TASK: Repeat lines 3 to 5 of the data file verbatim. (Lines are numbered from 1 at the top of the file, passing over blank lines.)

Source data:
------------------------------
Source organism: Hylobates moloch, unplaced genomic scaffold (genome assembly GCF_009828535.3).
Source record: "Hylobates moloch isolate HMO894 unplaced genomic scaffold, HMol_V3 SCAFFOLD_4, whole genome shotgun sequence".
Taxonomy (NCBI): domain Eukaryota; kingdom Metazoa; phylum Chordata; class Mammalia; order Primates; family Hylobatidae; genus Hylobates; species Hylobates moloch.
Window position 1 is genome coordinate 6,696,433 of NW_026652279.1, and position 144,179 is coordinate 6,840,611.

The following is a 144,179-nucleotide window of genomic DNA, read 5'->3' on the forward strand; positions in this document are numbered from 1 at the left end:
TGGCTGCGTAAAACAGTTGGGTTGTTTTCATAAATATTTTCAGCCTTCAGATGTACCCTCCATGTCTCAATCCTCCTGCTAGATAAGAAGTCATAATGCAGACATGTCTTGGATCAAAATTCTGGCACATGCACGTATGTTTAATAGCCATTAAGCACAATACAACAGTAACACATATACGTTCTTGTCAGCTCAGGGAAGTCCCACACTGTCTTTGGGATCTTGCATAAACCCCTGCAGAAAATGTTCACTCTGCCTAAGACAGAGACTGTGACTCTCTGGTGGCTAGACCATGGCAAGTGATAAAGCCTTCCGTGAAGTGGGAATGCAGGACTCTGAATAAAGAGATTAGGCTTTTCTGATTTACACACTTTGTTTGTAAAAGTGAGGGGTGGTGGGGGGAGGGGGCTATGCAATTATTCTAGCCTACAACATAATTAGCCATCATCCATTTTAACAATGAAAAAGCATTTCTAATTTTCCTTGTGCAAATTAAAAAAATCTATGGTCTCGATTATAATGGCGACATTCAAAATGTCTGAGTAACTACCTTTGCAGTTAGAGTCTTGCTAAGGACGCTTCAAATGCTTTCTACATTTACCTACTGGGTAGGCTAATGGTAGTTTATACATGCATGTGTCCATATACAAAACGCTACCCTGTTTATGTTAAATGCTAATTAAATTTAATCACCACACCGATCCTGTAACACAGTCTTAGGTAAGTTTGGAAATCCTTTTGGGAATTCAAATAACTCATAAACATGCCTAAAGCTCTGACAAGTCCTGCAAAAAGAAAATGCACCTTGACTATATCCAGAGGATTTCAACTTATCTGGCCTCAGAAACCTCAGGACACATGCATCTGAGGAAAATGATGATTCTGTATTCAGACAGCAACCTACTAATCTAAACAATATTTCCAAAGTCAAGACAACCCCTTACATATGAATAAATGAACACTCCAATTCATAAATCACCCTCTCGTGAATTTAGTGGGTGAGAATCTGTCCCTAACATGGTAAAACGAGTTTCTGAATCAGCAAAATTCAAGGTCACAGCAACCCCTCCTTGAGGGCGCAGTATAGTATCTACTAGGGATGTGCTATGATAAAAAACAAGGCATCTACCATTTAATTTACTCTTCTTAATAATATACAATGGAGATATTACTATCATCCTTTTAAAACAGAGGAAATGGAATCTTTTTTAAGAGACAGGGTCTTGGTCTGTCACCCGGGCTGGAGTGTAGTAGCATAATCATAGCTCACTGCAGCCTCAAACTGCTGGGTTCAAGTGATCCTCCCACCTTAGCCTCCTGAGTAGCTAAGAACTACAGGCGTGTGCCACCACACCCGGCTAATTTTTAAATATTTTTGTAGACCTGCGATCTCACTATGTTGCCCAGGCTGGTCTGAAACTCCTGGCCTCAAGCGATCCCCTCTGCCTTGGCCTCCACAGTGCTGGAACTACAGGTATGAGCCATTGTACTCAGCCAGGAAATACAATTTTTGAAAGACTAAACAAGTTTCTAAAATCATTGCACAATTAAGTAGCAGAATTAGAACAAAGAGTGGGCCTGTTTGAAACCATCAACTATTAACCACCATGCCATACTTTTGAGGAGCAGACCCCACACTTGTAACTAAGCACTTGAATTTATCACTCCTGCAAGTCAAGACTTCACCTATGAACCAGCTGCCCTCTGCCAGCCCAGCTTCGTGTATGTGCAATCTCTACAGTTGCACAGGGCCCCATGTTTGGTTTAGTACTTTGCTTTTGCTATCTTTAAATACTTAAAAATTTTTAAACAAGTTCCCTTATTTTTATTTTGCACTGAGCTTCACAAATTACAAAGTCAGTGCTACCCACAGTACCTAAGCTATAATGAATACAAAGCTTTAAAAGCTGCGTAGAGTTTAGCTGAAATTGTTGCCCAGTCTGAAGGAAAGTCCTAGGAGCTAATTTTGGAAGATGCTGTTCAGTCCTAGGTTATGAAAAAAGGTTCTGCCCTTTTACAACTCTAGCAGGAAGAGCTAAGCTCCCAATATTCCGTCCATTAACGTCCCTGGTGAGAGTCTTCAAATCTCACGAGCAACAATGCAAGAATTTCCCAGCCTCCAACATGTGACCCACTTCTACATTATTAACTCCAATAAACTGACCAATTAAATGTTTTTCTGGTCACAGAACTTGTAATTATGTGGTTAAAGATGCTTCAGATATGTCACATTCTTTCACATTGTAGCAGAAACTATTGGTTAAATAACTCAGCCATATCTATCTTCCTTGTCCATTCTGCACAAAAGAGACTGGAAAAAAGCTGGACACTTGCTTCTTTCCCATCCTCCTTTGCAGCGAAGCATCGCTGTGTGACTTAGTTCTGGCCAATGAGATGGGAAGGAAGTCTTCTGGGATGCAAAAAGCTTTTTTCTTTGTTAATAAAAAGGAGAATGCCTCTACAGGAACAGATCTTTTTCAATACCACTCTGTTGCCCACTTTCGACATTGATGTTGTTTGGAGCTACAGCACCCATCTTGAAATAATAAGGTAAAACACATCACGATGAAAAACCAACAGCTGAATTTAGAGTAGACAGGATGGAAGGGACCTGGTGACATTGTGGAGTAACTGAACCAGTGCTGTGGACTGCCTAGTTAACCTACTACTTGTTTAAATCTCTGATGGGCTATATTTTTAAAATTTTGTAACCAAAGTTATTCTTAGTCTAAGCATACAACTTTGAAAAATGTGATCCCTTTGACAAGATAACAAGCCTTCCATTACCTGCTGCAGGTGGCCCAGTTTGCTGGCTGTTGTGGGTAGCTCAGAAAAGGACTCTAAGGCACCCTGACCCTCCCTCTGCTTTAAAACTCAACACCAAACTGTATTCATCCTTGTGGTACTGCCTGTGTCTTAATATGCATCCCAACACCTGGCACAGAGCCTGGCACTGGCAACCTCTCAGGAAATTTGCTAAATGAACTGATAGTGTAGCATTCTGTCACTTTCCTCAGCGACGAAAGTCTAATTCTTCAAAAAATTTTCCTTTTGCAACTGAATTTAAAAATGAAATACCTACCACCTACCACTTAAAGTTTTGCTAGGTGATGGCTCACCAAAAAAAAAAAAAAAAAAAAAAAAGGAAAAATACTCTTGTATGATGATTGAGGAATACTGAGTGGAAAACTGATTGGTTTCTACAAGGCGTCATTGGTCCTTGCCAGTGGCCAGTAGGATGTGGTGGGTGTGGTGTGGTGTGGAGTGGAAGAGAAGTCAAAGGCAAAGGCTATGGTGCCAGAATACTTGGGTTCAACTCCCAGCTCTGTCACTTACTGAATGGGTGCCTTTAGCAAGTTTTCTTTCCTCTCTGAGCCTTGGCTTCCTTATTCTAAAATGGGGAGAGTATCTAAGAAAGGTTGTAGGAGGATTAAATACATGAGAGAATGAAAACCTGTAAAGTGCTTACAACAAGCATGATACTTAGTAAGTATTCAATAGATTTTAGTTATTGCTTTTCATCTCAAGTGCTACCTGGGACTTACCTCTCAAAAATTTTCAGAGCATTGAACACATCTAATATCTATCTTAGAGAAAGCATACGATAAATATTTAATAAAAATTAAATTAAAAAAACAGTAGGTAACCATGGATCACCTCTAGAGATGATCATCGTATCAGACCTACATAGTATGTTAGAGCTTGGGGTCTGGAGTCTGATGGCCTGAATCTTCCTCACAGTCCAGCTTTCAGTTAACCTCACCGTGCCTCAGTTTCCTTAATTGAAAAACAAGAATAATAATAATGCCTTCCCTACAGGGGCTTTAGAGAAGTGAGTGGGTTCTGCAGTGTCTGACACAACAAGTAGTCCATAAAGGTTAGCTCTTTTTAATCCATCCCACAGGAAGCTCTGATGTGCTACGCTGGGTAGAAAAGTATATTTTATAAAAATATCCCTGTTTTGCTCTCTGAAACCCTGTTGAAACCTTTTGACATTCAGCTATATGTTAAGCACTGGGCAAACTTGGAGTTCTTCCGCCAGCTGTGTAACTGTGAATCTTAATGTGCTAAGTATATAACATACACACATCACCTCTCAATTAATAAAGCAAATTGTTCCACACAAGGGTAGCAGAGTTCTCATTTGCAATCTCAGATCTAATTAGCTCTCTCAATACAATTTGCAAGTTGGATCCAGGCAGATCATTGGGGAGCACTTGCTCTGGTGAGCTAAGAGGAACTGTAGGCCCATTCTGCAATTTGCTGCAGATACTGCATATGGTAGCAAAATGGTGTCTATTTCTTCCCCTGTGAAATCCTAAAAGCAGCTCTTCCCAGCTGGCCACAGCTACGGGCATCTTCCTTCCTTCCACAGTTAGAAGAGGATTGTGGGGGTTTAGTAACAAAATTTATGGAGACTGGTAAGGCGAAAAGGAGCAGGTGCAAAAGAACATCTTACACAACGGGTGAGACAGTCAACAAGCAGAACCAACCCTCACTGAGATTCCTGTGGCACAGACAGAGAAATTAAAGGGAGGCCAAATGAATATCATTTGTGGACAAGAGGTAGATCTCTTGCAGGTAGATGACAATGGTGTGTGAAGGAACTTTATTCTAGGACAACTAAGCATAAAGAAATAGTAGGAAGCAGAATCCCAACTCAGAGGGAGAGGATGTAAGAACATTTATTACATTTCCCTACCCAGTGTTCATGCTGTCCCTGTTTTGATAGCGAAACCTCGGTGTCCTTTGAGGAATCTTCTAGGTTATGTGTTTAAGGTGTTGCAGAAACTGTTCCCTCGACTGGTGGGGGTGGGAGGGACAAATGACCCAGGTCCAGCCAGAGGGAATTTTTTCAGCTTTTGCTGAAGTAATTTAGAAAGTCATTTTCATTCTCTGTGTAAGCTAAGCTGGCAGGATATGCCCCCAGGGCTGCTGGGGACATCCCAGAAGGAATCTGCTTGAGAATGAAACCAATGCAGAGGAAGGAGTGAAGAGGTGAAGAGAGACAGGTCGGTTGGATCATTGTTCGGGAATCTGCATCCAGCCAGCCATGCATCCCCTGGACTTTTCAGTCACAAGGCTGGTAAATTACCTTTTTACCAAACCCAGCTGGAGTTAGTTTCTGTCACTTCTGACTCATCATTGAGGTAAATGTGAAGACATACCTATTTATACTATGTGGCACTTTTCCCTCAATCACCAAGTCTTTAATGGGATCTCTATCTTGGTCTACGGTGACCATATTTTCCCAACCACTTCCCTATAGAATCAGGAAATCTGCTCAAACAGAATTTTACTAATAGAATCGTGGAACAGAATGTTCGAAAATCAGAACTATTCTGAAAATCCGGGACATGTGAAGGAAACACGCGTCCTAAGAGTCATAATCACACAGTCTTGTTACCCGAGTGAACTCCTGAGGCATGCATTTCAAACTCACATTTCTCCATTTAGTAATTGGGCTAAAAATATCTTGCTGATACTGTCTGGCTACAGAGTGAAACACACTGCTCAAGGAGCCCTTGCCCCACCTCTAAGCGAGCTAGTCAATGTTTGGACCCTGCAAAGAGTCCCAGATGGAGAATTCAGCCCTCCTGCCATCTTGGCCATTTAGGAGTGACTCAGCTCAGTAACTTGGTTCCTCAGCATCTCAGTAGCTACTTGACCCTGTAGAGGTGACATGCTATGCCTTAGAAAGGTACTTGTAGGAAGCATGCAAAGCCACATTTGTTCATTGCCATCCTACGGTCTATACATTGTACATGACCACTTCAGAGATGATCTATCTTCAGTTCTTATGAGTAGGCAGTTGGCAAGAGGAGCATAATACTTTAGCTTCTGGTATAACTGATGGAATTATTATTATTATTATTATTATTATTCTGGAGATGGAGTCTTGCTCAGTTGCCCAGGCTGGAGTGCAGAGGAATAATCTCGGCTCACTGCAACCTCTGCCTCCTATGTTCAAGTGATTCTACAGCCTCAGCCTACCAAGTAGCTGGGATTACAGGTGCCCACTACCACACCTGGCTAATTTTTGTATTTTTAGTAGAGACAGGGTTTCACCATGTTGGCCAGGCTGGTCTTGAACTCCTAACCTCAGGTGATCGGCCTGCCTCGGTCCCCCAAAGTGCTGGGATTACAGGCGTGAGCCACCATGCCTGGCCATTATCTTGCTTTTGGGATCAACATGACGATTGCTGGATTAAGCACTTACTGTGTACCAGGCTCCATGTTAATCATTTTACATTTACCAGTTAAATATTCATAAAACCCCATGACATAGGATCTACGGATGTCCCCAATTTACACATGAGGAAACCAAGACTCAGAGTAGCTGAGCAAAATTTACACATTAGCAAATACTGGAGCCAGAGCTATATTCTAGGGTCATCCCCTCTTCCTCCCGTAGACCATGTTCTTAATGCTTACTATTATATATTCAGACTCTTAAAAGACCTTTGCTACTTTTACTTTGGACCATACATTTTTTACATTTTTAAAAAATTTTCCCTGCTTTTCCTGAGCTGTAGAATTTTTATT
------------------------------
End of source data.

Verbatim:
Taxonomy (NCBI): domain Eukaryota; kingdom Metazoa; phylum Chordata; class Mammalia; order Primates; family Hylobatidae; genus Hylobates; species Hylobates moloch.
Window position 1 is genome coordinate 6,696,433 of NW_026652279.1, and position 144,179 is coordinate 6,840,611.

The following is a 144,179-nucleotide window of genomic DNA, read 5'->3' on the forward strand; positions in this document are numbered from 1 at the left end: